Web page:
Female sterilization surgery like a tubal ligation isn’t cheap. If you don’t have a lot of money, this might make you wonder how a tubal ligation compares to other birth control methods that aren’t permanent, like the pill and the IUD. With one dataset from one country, we made these comparisons on a case study: Jane from the United States of America (USA)1. Comparing the lifetime cost of birth control in other countries will look very different.
Please note that SterilizationAunty is only for women who are sure they never want to have biological children of their own from this point forward. This piece is not meant to convince anyone to choose sterilization simply because it’s cheaper than another form of birth control. Only choose sterilization if it’s right for them.
Jane’s birth control scenarios: the pill, Implanon, IUD, and tubal
This is Jane from the USA. She knew all her life that she never wanted children. Even at age six she rejected playing with baby dolls and prams. Let’s assume she started menstruating at 12. To control her periods and acne, she started the pill in her teens. At age 18, she wanted to get female sterilization surgery, as is her legal right to ask for. We know from Jane that menopause will hit exactly at age 50. So there are 32 years where she’s an adult and is fertile.
Let’s look at four scenarios for Jane. In three cases, no one grants her sterilization and she’s dependent on short-acting and long-acting reversible contraception her whole fertile life. In the second case, she receives a tubal ligation at age 18 and lives happily and worry-free through her young years, menopause, and beyond.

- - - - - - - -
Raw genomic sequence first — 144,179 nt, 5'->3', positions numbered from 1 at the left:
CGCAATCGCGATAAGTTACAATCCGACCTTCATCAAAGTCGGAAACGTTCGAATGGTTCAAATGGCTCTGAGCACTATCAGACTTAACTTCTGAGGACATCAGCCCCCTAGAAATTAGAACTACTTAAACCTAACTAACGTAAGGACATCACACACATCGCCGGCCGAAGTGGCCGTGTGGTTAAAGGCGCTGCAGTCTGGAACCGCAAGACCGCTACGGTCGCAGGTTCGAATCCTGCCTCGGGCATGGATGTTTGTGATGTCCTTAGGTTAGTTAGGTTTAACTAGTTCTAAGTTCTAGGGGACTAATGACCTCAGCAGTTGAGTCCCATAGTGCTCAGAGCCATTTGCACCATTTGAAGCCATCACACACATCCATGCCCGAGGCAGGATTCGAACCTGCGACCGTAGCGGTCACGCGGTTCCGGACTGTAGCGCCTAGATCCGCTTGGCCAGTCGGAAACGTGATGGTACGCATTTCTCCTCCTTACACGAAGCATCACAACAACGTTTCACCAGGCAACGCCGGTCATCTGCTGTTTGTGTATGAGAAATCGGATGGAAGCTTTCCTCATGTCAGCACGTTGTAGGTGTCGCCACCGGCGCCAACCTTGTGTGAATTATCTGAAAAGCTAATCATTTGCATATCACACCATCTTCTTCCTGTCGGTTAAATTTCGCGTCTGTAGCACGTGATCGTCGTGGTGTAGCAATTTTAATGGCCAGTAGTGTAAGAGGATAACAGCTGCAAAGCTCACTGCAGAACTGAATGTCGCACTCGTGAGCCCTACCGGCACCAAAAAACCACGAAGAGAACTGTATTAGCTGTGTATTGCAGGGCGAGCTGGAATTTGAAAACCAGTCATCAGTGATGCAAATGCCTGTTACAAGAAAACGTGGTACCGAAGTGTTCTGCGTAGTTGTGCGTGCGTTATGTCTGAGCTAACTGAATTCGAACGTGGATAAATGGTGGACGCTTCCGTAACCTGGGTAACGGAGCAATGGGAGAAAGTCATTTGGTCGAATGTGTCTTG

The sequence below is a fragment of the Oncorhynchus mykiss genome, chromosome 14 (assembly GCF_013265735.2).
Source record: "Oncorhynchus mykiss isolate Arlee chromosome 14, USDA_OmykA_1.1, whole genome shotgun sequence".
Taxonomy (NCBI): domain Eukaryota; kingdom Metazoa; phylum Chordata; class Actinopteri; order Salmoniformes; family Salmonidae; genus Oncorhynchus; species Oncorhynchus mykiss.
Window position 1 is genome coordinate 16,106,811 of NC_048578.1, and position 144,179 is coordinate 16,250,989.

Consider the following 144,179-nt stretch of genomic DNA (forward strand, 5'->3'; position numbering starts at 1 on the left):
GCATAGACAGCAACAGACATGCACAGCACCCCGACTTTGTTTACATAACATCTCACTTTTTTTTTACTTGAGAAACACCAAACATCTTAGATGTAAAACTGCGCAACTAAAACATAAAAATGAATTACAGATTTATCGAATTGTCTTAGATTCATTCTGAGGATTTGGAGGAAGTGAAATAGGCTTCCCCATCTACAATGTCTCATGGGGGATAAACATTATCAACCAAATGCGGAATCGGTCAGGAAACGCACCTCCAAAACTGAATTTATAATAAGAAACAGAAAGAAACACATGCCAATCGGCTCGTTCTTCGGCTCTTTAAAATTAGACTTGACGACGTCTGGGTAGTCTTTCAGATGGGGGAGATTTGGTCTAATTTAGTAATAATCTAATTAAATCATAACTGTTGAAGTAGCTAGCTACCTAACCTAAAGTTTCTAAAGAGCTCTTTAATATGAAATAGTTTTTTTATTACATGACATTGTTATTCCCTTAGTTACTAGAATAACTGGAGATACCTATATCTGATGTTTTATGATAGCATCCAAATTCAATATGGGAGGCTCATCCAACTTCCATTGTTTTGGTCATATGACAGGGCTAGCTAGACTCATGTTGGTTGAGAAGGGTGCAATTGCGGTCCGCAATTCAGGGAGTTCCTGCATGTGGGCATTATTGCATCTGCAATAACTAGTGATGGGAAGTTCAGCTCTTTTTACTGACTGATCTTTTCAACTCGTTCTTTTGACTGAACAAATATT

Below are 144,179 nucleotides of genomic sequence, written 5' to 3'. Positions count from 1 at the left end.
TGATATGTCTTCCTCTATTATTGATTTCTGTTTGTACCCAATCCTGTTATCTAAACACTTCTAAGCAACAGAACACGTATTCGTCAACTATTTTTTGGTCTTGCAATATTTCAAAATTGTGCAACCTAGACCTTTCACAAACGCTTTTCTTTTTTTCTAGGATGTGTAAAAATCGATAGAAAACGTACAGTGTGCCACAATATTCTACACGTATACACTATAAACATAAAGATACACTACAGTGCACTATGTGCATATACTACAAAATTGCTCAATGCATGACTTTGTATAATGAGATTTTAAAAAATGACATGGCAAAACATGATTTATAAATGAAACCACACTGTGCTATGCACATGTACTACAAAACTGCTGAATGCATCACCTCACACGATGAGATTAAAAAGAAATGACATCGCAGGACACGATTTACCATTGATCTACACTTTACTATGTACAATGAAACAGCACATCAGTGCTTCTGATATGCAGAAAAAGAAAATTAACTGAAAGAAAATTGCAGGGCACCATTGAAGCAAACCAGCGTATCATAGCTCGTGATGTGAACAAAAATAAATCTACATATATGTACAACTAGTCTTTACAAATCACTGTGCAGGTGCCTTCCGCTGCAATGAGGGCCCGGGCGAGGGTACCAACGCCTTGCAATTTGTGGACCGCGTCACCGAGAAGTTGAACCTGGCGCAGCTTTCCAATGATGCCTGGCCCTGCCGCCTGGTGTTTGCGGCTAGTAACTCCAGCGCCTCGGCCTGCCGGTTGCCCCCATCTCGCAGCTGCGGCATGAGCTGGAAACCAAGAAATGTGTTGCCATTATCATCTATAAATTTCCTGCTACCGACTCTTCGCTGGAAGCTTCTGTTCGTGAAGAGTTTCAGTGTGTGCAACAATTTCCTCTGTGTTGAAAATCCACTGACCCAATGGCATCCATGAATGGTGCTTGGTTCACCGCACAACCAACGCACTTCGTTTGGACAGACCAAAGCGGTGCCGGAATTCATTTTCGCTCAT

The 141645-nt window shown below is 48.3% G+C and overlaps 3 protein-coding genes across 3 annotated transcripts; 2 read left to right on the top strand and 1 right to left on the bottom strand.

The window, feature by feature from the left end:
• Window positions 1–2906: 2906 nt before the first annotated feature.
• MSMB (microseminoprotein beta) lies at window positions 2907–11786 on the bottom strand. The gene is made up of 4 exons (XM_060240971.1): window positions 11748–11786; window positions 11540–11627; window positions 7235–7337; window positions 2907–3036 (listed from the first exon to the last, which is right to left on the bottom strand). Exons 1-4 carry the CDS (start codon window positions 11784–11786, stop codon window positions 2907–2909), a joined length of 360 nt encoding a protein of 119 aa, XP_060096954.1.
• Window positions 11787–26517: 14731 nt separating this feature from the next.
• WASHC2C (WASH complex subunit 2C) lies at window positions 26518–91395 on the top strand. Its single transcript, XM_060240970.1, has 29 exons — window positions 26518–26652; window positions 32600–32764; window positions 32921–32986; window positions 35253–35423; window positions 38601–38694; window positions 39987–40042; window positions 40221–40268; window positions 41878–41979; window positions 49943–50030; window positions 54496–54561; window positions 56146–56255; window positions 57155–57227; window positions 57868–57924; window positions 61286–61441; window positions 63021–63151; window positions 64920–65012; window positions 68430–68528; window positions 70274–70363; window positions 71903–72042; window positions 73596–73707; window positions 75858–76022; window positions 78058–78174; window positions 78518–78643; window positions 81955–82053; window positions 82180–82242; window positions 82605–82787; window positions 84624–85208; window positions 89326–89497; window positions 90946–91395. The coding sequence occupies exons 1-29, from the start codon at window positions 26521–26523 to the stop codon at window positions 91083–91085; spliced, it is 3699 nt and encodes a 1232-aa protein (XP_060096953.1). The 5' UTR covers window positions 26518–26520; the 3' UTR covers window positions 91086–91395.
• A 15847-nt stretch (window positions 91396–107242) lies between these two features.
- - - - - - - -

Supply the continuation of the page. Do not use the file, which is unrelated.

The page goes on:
We took the upper limit of prices from each method of birth control from this factsheet from 20121. In all these scenarios, we assume that Jane doesn’t have health insurance. Jane is smart about her sexual health, so she also uses condoms. The cost of condoms to protect Jane against STIs isn’t included in this.
None of these scenarios take into account the cost of birth control before the age of 18 because Jane’s parent paid for that.
Scenario 1: the pill
Jane starts the pill at age 18. This costs her US$1,210 each year. Over 32 years, this cost her US$38,720 until she hit menopause. Jane could have invested that money in her education or index funds.
Using the pill since even before the age of 18, the side effects of the pill haven’t gone unnoticed. Sometimes, she forgot to take the pill and used emergency contraception like Plan B. Her doctor sometimes judges her for that. After lawmakers have banned abortion in the USA, lawmakers have threatened to make Plan B illegal too. All these things stress Jane out a lot and affect her mood.